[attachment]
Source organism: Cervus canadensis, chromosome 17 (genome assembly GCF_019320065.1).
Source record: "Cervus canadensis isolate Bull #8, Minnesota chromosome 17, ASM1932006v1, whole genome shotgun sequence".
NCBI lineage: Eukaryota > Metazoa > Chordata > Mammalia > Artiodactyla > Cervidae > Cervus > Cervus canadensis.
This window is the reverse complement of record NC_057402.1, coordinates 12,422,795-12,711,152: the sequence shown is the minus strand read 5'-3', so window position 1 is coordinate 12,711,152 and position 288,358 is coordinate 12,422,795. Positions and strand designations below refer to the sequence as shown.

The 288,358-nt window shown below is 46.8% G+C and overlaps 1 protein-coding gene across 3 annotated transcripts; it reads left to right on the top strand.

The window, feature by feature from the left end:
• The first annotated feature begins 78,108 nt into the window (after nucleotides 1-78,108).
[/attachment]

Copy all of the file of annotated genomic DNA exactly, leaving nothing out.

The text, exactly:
Source organism: Cervus canadensis, chromosome 17 (genome assembly GCF_019320065.1).
Source record: "Cervus canadensis isolate Bull #8, Minnesota chromosome 17, ASM1932006v1, whole genome shotgun sequence".
NCBI lineage: Eukaryota > Metazoa > Chordata > Mammalia > Artiodactyla > Cervidae > Cervus > Cervus canadensis.
This window is the reverse complement of record NC_057402.1, coordinates 12,422,795-12,711,152: the sequence shown is the minus strand read 5'-3', so window position 1 is coordinate 12,711,152 and position 288,358 is coordinate 12,422,795. Positions and strand designations below refer to the sequence as shown.

The 288,358-nt window shown below is 46.8% G+C and overlaps 1 protein-coding gene across 3 annotated transcripts; it reads left to right on the top strand.

The window, feature by feature from the left end:
• The first annotated feature begins 78,108 nt into the window (after nucleotides 1-78,108).